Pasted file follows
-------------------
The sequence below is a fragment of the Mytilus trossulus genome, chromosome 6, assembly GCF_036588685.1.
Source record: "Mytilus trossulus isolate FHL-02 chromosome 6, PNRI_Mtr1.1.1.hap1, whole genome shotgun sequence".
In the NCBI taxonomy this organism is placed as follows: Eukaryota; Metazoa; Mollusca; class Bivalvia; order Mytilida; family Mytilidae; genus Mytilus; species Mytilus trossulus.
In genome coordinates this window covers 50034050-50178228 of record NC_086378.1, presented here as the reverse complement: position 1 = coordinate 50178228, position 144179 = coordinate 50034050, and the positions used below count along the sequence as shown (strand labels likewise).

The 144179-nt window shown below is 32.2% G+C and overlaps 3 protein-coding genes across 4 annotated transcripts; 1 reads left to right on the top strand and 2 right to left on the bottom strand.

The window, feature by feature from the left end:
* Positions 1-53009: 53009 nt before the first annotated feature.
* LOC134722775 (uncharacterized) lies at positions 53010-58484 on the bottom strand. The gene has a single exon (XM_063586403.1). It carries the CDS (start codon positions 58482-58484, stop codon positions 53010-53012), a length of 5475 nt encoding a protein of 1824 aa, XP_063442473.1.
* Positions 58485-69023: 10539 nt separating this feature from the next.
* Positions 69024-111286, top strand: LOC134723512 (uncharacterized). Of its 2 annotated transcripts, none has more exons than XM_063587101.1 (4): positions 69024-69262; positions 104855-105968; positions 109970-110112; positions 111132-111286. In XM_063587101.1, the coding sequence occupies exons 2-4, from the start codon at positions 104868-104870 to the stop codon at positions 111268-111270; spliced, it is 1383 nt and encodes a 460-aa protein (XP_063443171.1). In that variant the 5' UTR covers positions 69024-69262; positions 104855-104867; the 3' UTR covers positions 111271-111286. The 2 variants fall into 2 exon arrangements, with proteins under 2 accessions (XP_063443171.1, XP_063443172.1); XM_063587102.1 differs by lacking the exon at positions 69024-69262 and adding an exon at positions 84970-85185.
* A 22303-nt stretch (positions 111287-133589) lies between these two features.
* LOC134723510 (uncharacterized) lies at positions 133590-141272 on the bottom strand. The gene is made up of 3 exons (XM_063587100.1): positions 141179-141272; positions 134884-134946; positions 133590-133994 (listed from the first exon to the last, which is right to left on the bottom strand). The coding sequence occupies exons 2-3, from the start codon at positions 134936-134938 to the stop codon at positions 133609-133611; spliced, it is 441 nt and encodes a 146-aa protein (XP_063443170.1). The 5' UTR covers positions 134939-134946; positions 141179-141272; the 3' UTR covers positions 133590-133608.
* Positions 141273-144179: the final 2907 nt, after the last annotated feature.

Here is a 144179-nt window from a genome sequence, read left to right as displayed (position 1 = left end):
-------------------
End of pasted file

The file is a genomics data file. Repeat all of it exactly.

The sequence below is a fragment of the Mytilus trossulus genome, chromosome 6, assembly GCF_036588685.1.
Source record: "Mytilus trossulus isolate FHL-02 chromosome 6, PNRI_Mtr1.1.1.hap1, whole genome shotgun sequence".
In the NCBI taxonomy this organism is placed as follows: Eukaryota; Metazoa; Mollusca; class Bivalvia; order Mytilida; family Mytilidae; genus Mytilus; species Mytilus trossulus.
In genome coordinates this window covers 50034050-50178228 of record NC_086378.1, presented here as the reverse complement: position 1 = coordinate 50178228, position 144179 = coordinate 50034050, and the positions used below count along the sequence as shown (strand labels likewise).

The 144179-nt window shown below is 32.2% G+C and overlaps 3 protein-coding genes across 4 annotated transcripts; 1 reads left to right on the top strand and 2 right to left on the bottom strand.

The window, feature by feature from the left end:
* Positions 1-53009: 53009 nt before the first annotated feature.
* LOC134722775 (uncharacterized) lies at positions 53010-58484 on the bottom strand. The gene has a single exon (XM_063586403.1). It carries the CDS (start codon positions 58482-58484, stop codon positions 53010-53012), a length of 5475 nt encoding a protein of 1824 aa, XP_063442473.1.
* Positions 58485-69023: 10539 nt separating this feature from the next.
* Positions 69024-111286, top strand: LOC134723512 (uncharacterized). Of its 2 annotated transcripts, none has more exons than XM_063587101.1 (4): positions 69024-69262; positions 104855-105968; positions 109970-110112; positions 111132-111286. In XM_063587101.1, the coding sequence occupies exons 2-4, from the start codon at positions 104868-104870 to the stop codon at positions 111268-111270; spliced, it is 1383 nt and encodes a 460-aa protein (XP_063443171.1). In that variant the 5' UTR covers positions 69024-69262; positions 104855-104867; the 3' UTR covers positions 111271-111286. The 2 variants fall into 2 exon arrangements, with proteins under 2 accessions (XP_063443171.1, XP_063443172.1); XM_063587102.1 differs by lacking the exon at positions 69024-69262 and adding an exon at positions 84970-85185.
* A 22303-nt stretch (positions 111287-133589) lies between these two features.
* LOC134723510 (uncharacterized) lies at positions 133590-141272 on the bottom strand. The gene is made up of 3 exons (XM_063587100.1): positions 141179-141272; positions 134884-134946; positions 133590-133994 (listed from the first exon to the last, which is right to left on the bottom strand). The coding sequence occupies exons 2-3, from the start codon at positions 134936-134938 to the stop codon at positions 133609-133611; spliced, it is 441 nt and encodes a 146-aa protein (XP_063443170.1). The 5' UTR covers positions 134939-134946; positions 141179-141272; the 3' UTR covers positions 133590-133608.
* Positions 141273-144179: the final 2907 nt, after the last annotated feature.

Here is a 144179-nt window from a genome sequence, read left to right as displayed (position 1 = left end):